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Situated in the very center of Peloponnese’s Mantinea Plateau, is the Troupis winery. Fteri is the wine region, which sits at an altitude averaging around 700m above sea level.

 

Relatively recent to wine, the XXX family initially involved themselves in viticulture in the 1970’s. They began as many making wine for themselves, and selling off grapes to other producers. In 2010 they purchased 7 hectares of vineyards and began their journey towards modern production. The vineyards in the heart of the Mantinean region of Fteri are located in three subregions; Litharakia, Katarrachia, and Belberi.

 

Production is focused on Moschofilero, an indigenous “gris” variety, that is renowned for its fragrant, floral, attributes, that are offered with a enough levity to enable an elegance, rare to wines of this type. Additionally, the uniqueness of this high plateau site, assists in the addition of ethereal qualities to Moschofilero. In recent years, 1 hectare of Assyrtiko was planted as well. 

 

Since 2010, the winery facility has evolved into a sophisticated operation. In addition to their focus on indigenous Greek Varieties of note such as Moschofilero and Agiorgitiko, experimentation with rare, local varieties such as Kolliniatiko is also undertaken.

  

Pitys


This is not the Retsina that you hated in the 70’s and 80’s. Named for a nymph that was transformed into a pine tree, this wine utilises just enough pine resin to jive with the 35 century old tradition of using it for protecting against oxidation, and sealing the ancient amphorae for transport. This is 100% Assyrtiko, vinified with minimum intervention. In addition to classic notes of apricot, minerals, and hints of citrus, the pine resin helps to introduce in some exotic spices, incense, and of course pine needles.

 

Hoof and Lur

Moschofilero is a gris, meaning that it is gray to pink when it ripens. Therefore, like Pinot Gris, you can leave it on the skins a bit, and the wine will turn pinkish, well more of a copper colour, which the Italians call romato. However, unlike pinot gris, Moschofilero is a highly floral grape, packed full of exotic aromas, high-toned spices, and a distinct clementine note, which is intensified with skin contact. This is a very special wine, uniquely intense, yet not a novelty. It’s personality is vivid without being excessive. Along side a plate of lemon grass chicken and rice is the ideal place for Hoof and Lur.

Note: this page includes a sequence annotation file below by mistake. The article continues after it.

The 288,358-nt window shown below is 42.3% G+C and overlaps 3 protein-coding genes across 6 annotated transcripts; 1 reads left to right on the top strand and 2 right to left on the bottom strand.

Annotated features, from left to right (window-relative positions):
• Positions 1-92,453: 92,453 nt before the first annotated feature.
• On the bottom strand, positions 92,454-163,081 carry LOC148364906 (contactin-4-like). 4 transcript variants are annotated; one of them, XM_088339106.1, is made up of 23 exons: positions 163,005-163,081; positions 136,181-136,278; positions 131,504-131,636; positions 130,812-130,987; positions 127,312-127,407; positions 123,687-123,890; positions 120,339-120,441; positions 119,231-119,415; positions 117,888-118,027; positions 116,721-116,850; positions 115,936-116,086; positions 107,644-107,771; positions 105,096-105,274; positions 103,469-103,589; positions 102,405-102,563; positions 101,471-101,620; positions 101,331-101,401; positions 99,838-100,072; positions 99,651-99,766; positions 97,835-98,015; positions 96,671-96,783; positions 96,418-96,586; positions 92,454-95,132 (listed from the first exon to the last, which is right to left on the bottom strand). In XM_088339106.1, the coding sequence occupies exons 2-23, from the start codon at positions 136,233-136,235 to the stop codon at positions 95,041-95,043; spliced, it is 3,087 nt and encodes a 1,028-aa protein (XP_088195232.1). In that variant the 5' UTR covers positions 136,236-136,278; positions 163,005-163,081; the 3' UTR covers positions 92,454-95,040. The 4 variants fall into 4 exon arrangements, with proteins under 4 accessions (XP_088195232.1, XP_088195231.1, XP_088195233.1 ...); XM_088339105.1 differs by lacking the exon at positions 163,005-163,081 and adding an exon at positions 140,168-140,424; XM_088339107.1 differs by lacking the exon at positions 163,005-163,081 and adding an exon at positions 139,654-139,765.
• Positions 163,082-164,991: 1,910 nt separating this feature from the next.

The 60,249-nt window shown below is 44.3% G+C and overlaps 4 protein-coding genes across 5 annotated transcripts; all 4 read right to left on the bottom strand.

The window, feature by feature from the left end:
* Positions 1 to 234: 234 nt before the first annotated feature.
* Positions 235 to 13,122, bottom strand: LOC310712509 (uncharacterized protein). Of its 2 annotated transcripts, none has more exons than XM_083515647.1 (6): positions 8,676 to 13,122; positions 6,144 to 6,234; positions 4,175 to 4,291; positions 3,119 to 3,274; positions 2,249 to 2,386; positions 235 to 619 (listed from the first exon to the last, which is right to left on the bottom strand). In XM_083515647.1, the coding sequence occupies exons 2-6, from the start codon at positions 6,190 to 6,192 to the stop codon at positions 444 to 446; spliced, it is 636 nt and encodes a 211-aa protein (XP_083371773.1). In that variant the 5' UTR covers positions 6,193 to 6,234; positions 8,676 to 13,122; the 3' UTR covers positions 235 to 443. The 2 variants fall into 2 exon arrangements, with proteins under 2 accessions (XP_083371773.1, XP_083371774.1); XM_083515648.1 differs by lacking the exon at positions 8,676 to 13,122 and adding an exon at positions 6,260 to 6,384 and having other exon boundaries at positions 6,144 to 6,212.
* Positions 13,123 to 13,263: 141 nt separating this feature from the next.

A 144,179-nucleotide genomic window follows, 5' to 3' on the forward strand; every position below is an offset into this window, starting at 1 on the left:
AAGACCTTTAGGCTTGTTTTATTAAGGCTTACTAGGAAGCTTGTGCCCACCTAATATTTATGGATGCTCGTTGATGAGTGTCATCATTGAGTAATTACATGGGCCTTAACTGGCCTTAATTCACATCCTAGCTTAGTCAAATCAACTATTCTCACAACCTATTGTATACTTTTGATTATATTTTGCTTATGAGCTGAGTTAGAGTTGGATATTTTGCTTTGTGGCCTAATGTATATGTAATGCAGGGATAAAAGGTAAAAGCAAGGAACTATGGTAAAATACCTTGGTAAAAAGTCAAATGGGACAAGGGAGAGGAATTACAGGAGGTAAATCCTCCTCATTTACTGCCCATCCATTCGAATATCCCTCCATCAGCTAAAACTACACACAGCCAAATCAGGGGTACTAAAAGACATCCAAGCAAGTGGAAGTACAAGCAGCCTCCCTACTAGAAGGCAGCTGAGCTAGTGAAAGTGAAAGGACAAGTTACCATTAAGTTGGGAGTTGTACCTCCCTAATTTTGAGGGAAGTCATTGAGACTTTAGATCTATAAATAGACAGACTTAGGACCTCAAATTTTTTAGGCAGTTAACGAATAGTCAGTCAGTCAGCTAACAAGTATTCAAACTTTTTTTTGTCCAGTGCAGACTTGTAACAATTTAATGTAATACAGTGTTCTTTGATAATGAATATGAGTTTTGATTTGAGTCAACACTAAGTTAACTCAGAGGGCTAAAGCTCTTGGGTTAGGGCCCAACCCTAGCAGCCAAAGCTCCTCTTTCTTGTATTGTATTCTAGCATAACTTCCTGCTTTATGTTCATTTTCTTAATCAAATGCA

Ekato


In Greek, the word Ekato means 100, which is a reference to the number of days that the wine is left on the skin. This is why the wine is significantly more red than most rosés, the Hoof and Lur in particular. The grapes are grown at the high altitude vineyard at Litharakia. Significantly more floral, this wine brings in some more unique characteristics such as ginger, quince, and a wider array of floral attributes such as rose hips. The acid is more than significant, which steadies the mild, yet notable tannic structure.

 

Fteri White


Fteri clearly references the region, as this is the base-level Moschofilero, grown throughout Mantinia, yet all sharing high altitude origins. The winemaking is done at low temperatures to preserve freshness and characteristics of this unique grape. This is an intensely floral wine, with notes of peaches, exotic citrus, and hints of jasmine. Priced as a Tuesday night wine, it does not remotely behave as such. There are ethereal qualities, moderately high complexity, and the finish of much pricier wine.

 

Fteri Red


Agiorgitiko means St. George, Greece’s favourite saint. This is the most important red grape of southern Greece, particularly Peloponneses. Although this wine is made from several regions, including Nemea, Agiorgitiko’s spiritual home, the wine is relegated to PGI Peloponnese, as it is blended with grapes from other regions; Achladias and Psari.  Fteri Agiorgitiko is not unlike Malbec, both French and Argentine.  It is spicy, purply, with soft old-world Merlot-like tannins. At moments, Fteri can go a bit chocolatey, not unlike Argentine Malbecc, while still maintaining the levity of Cahors.  This can take a chill for leaner, lighter dishes, and at room temperature, is a good fit for braised meats, game, and well-roasted poultry.

 

 

 

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